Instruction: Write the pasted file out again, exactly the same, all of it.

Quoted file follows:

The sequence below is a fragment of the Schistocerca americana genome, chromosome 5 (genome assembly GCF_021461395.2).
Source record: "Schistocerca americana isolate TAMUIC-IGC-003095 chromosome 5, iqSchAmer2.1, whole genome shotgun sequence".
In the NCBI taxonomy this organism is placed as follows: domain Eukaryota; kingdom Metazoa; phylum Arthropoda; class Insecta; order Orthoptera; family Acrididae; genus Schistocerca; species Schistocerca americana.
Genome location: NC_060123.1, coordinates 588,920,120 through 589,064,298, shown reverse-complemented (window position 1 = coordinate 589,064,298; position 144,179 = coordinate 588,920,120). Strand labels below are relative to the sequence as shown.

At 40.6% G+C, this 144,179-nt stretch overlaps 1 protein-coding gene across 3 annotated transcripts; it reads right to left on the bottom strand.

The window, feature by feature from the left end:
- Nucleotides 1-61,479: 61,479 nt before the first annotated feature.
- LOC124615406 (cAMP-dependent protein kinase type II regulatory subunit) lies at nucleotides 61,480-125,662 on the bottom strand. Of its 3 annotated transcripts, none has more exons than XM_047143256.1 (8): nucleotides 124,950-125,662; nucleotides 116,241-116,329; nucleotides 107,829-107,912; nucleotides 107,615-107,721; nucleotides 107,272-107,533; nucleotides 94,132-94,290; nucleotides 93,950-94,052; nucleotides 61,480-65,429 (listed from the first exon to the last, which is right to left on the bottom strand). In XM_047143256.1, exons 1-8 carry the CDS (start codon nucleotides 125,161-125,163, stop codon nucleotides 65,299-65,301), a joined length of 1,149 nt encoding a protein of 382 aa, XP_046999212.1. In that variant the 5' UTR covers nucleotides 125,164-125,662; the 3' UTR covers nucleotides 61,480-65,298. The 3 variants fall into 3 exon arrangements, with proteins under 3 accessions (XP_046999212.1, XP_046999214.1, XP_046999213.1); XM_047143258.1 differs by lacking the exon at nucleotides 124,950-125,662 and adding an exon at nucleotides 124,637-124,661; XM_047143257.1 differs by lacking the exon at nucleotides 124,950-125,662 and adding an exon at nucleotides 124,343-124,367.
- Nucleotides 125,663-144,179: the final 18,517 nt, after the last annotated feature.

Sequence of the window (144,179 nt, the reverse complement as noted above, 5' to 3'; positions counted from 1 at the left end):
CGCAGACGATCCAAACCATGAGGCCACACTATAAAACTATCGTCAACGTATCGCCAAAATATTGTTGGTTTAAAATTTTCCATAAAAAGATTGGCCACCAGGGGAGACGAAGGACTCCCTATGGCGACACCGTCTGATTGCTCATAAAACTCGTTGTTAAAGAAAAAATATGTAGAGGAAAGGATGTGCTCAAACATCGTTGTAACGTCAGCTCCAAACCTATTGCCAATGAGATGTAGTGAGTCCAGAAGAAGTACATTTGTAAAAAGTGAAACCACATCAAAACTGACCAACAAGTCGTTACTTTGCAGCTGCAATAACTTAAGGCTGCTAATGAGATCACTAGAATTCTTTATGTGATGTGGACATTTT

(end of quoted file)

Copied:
The sequence below is a fragment of the Schistocerca americana genome, chromosome 5 (genome assembly GCF_021461395.2).
Source record: "Schistocerca americana isolate TAMUIC-IGC-003095 chromosome 5, iqSchAmer2.1, whole genome shotgun sequence".
In the NCBI taxonomy this organism is placed as follows: domain Eukaryota; kingdom Metazoa; phylum Arthropoda; class Insecta; order Orthoptera; family Acrididae; genus Schistocerca; species Schistocerca americana.
Genome location: NC_060123.1, coordinates 588,920,120 through 589,064,298, shown reverse-complemented (window position 1 = coordinate 589,064,298; position 144,179 = coordinate 588,920,120). Strand labels below are relative to the sequence as shown.

At 40.6% G+C, this 144,179-nt stretch overlaps 1 protein-coding gene across 3 annotated transcripts; it reads right to left on the bottom strand.

The window, feature by feature from the left end:
- Nucleotides 1-61,479: 61,479 nt before the first annotated feature.
- LOC124615406 (cAMP-dependent protein kinase type II regulatory subunit) lies at nucleotides 61,480-125,662 on the bottom strand. Of its 3 annotated transcripts, none has more exons than XM_047143256.1 (8): nucleotides 124,950-125,662; nucleotides 116,241-116,329; nucleotides 107,829-107,912; nucleotides 107,615-107,721; nucleotides 107,272-107,533; nucleotides 94,132-94,290; nucleotides 93,950-94,052; nucleotides 61,480-65,429 (listed from the first exon to the last, which is right to left on the bottom strand). In XM_047143256.1, exons 1-8 carry the CDS (start codon nucleotides 125,161-125,163, stop codon nucleotides 65,299-65,301), a joined length of 1,149 nt encoding a protein of 382 aa, XP_046999212.1. In that variant the 5' UTR covers nucleotides 125,164-125,662; the 3' UTR covers nucleotides 61,480-65,298. The 3 variants fall into 3 exon arrangements, with proteins under 3 accessions (XP_046999212.1, XP_046999214.1, XP_046999213.1); XM_047143258.1 differs by lacking the exon at nucleotides 124,950-125,662 and adding an exon at nucleotides 124,637-124,661; XM_047143257.1 differs by lacking the exon at nucleotides 124,950-125,662 and adding an exon at nucleotides 124,343-124,367.
- Nucleotides 125,663-144,179: the final 18,517 nt, after the last annotated feature.

Sequence of the window (144,179 nt, the reverse complement as noted above, 5' to 3'; positions counted from 1 at the left end):
CGCAGACGATCCAAACCATGAGGCCACACTATAAAACTATCGTCAACGTATCGCCAAAATATTGTTGGTTTAAAATTTTCCATAAAAAGATTGGCCACCAGGGGAGACGAAGGACTCCCTATGGCGACACCGTCTGATTGCTCATAAAACTCGTTGTTAAAGAAAAAATATGTAGAGGAAAGGATGTGCTCAAACATCGTTGTAACGTCAGCTCCAAACCTATTGCCAATGAGATGTAGTGAGTCCAGAAGAAGTACATTTGTAAAAAGTGAAACCACATCAAAACTGACCAACAAGTCGTTACTTTGCAGCTGCAATAACTTAAGGCTGCTAATGAGATCACTAGAATTCTTTATGTGATGTGGACATTTT